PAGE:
Postulating an “invisible” particle which magically carries away energy without a trace is quite a tale to tell in the land of physics. After all, no other particle in the universe is so much “nothing” with exception of the photon (which has momentum but no mass or charge and which is also continuously debated). Yet during the earlier part of the 20th century, physicists were abuzz with the fantastic stories of Einstein’s relativistic world where time, space, and mass flow and change as readily as waves in the ocean. The universe turned out to be an even stranger place than anyone had imagined yet there were many experiments which confirmed Einstein’s predictions. So why not the neutrino?
The Search Continues
Until now, Dr. Carezani had yet to find any experimental evidence that proved his theory. Even though there was indirect evidence (Autodynamics predicted results that special relativity could not), no experiment he found directly supported his theory.
Excited with his first find, Ricardo continued to search for other experiments and phenomena which Autodynamics could explain and special relativity could not. Unfortunately, Ricardo, like many other post-war scientists, lived in a repressive country run by a dictator making research very difficult. Resources were scarce and Ricardo searched as best he could for the next 20 years, slowly realizing that he would have to try to look outside the country with any means possible.
During these years, Ricardo worked in dozens of professions, sometimes several at once to survive. He investigated extracting germanium from a coal mine, designed a vacuum cleaner and blast furnace, manufactured electric transformers, TVs, stereos, and radios, and designed and installed a ceramics factory to make furniture. Many of these businesses were his own and the hours were long and grueling.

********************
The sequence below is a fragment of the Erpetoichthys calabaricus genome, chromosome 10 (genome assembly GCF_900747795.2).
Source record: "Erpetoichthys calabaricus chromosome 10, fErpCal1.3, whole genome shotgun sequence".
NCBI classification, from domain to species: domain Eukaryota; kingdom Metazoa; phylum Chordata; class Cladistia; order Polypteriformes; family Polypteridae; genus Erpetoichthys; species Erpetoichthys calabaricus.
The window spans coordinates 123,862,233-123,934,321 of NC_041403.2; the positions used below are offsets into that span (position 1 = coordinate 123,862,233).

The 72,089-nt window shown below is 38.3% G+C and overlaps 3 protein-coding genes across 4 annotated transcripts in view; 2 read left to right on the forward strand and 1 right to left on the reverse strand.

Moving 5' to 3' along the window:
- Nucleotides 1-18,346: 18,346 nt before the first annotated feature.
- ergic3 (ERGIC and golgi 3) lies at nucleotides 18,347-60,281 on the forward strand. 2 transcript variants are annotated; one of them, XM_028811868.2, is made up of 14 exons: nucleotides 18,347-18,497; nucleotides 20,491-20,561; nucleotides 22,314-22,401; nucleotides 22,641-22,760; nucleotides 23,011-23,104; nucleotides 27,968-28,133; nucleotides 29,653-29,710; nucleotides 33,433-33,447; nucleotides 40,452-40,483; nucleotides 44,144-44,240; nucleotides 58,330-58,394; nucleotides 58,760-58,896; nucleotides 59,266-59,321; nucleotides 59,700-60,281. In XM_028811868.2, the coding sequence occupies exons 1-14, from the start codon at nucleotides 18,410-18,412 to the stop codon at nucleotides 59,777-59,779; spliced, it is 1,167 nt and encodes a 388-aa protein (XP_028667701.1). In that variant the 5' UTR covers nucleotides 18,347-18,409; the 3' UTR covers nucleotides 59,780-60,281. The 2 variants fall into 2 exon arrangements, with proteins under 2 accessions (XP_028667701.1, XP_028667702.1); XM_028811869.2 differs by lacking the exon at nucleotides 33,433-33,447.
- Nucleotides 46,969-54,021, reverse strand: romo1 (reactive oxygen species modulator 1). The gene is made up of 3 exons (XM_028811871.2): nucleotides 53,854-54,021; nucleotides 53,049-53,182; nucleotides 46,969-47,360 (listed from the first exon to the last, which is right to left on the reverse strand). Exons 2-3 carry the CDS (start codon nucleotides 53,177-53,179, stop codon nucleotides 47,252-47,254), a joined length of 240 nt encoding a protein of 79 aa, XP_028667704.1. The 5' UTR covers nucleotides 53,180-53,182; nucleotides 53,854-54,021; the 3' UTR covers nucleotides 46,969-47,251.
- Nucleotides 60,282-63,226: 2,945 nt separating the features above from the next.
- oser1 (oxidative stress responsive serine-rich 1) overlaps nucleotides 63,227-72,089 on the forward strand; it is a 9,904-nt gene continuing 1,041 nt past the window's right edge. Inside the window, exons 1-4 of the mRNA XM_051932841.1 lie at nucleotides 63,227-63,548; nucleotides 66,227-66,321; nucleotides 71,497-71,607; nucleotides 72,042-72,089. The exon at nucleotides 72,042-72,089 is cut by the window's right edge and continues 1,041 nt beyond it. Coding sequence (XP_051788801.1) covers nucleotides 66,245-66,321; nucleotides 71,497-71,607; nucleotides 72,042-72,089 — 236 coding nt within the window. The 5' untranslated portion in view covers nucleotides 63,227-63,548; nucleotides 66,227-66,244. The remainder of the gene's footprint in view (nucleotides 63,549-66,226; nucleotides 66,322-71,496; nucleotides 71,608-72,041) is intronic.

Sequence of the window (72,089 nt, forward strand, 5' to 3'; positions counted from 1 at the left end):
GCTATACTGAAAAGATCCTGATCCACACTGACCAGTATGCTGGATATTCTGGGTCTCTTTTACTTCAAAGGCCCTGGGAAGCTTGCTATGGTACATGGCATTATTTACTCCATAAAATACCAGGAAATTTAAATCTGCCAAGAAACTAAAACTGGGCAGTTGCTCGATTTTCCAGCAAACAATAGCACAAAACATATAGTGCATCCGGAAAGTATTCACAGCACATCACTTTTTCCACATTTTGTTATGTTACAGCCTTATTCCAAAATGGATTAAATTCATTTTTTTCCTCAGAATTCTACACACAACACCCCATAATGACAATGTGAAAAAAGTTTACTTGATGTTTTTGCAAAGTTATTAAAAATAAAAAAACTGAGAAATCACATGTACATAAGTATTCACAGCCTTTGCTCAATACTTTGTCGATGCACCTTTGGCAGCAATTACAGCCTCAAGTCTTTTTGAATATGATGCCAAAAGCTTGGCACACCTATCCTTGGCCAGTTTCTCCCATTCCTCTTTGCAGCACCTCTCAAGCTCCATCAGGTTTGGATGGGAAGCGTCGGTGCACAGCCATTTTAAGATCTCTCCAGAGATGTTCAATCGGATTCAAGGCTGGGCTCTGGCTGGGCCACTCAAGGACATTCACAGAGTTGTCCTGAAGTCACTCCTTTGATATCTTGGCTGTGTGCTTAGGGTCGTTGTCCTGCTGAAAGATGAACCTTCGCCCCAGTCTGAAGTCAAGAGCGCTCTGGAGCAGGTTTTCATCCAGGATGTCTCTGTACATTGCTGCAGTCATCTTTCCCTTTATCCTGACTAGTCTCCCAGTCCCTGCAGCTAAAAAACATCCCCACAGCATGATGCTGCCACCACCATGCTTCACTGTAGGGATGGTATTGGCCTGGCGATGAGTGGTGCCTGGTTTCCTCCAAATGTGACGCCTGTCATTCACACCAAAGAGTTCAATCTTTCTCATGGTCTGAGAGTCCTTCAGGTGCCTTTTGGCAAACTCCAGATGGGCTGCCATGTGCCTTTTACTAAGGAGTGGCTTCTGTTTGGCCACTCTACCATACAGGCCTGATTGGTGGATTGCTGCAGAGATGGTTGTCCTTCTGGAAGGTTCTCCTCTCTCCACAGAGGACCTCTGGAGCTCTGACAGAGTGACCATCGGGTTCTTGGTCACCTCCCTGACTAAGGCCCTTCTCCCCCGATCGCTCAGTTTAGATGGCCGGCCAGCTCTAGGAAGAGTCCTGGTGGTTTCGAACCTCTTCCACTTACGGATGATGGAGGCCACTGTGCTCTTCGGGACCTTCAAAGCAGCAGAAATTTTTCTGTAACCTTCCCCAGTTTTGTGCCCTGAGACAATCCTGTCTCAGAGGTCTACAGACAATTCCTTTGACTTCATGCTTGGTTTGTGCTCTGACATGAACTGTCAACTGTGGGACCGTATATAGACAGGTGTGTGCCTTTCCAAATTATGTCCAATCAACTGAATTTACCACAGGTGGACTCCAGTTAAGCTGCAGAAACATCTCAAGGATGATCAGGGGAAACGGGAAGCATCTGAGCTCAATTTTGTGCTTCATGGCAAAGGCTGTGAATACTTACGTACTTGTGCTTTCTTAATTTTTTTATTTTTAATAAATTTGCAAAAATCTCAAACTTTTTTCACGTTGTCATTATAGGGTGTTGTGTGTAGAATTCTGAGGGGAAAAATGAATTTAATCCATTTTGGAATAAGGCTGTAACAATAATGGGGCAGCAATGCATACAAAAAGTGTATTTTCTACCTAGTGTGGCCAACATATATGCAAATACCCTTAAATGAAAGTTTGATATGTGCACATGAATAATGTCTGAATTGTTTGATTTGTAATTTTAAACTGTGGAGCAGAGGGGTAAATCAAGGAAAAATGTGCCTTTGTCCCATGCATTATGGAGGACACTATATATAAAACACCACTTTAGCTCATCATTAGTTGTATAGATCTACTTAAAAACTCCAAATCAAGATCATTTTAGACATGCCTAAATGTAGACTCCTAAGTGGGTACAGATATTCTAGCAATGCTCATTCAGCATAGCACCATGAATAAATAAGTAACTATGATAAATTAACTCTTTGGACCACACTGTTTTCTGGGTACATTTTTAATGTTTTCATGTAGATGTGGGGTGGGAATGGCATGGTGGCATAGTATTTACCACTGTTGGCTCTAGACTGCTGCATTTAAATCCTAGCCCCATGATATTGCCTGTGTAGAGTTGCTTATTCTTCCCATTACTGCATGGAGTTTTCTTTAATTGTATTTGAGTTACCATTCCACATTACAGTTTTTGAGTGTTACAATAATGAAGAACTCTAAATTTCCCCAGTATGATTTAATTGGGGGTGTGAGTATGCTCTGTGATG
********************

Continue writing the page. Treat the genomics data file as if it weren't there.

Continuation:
Through all this, his continued searching scientific publications at Bs. As. University library hoping to find proof for his theory.
In 1972, through hard work and some luck, Dr. Carezani got in touch with Stanford University’s Linear Accelerator Center in Palo Alto, California. Ricardo set up a meeting between an engineer friend who was returning to the San Francisco with on of the leading Theoretical Physicist at Stanford: Dr. H. Pierre Noyes. The meeting finally took place in the first part of 1974 and was not as fruitful as hoped. Ricardo’s friend did not understand the theory well enough to explain Ricardo’s ideas and Dr. Noyes did not have the time to try and understand.
Despite the failed meeting, Ricardo got his foot in the door and began an intense discussion by letter about his theory, decay experiments, and possible publication of the Autodynamic Theory. Despite his great interest, Dr. Noyes’ lack of understanding Autodynamics fundamentals greatly contributed to its failure to be accepted by fellow colleagues and therefore, published in important journals.
During these discussions, Peron’s reign of terror was about to end with his impending death and in 1979, Argentina suddenly but predictably opened its doors to the world. Ricardo immediately began preparation to travel to California for two months to meet directly with Dr. Noyes at Stanford. Speaking acceptable English, his daughter would translate.
In the United States
The first meetings with Dr. Noyes were cordial. Ricardo found out however that two months time was not enough to explain or retrieve the needed information for substantiating his new theory. He returned to Argentina to tell his wife what she feared most: he must move to the United States.
So, in 1981, a sixty-year-old Argentine physicist ventured alone to the United States, leaving his wife temporarily behind to fight for a new theory which he had discovered some forty years before.
Ricardo got a job as a physicist and mathematician for a small company specializing in mobile radio transmitters. This gave him the opportunity to invite his daughter to spend winter vacation with him in San Rafael, just north of San Francisco. Monica, now 18 years old, had always thought of studying in the United States and found out that the local high School accepted her school credentials from Argentina. She decided to move to the U.S. with her father to continue her studies to become a doctor.